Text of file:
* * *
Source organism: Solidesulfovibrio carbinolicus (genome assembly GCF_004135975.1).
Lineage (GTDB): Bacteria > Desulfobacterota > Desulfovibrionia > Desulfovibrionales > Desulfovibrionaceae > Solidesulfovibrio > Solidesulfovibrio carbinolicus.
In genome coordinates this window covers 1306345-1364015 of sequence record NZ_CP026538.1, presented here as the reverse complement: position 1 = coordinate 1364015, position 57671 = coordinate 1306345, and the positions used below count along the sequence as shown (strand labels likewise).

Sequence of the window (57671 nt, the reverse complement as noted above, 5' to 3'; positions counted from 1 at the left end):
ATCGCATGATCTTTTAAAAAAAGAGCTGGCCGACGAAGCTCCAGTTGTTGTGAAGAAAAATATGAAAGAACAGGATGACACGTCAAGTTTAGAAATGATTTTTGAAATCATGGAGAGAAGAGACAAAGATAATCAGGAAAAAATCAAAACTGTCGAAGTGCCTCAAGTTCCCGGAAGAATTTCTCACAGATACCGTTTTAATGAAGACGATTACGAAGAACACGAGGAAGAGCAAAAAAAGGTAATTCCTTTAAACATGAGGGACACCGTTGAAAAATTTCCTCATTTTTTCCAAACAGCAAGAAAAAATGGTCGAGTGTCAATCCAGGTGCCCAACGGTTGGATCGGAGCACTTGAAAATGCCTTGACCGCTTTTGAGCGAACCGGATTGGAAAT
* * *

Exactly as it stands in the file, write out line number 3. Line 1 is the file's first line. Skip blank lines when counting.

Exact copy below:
In genome coordinates this window covers 1306345-1364015 of sequence record NZ_CP026538.1, presented here as the reverse complement: position 1 = coordinate 1364015, position 57671 = coordinate 1306345, and the positions used below count along the sequence as shown (strand labels likewise).